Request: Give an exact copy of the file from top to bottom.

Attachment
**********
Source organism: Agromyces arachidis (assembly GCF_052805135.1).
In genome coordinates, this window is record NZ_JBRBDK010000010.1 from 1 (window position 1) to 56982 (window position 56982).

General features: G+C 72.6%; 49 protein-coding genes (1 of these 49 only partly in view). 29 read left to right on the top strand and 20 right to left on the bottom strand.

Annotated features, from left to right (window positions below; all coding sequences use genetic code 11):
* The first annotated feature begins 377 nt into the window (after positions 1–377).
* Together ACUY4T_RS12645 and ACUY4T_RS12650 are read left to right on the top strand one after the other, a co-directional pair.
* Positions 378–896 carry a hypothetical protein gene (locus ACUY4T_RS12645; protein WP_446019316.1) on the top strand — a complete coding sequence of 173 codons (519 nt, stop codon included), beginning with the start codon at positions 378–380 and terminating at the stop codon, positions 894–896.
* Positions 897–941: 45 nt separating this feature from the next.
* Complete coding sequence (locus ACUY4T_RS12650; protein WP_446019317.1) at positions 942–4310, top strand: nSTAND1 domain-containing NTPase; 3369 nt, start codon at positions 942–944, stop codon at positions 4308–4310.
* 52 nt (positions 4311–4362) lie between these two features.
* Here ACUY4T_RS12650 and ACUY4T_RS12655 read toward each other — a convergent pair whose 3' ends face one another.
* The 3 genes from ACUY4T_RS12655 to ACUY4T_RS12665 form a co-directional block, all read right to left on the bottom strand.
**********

Source organism: Agromyces arachidis (assembly GCF_052805135.1).
In genome coordinates, this window is record NZ_JBRBDK010000010.1 from 1 (window position 1) to 56982 (window position 56982).

General features: G+C 72.6%; 49 protein-coding genes (1 of these 49 only partly in view). 29 read left to right on the top strand and 20 right to left on the bottom strand.

Annotated features, from left to right (window positions below; all coding sequences use genetic code 11):
* The first annotated feature begins 377 nt into the window (after positions 1–377).
* Together ACUY4T_RS12645 and ACUY4T_RS12650 are read left to right on the top strand one after the other, a co-directional pair.
* Positions 378–896 carry a hypothetical protein gene (locus ACUY4T_RS12645; protein WP_446019316.1) on the top strand — a complete coding sequence of 173 codons (519 nt, stop codon included), beginning with the start codon at positions 378–380 and terminating at the stop codon, positions 894–896.
* Positions 897–941: 45 nt separating this feature from the next.
* Complete coding sequence (locus ACUY4T_RS12650; protein WP_446019317.1) at positions 942–4310, top strand: nSTAND1 domain-containing NTPase; 3369 nt, start codon at positions 942–944, stop codon at positions 4308–4310.
* 52 nt (positions 4311–4362) lie between these two features.
* Here ACUY4T_RS12650 and ACUY4T_RS12655 read toward each other — a convergent pair whose 3' ends face one another.
* The 3 genes from ACUY4T_RS12655 to ACUY4T_RS12665 form a co-directional block, all read right to left on the bottom strand.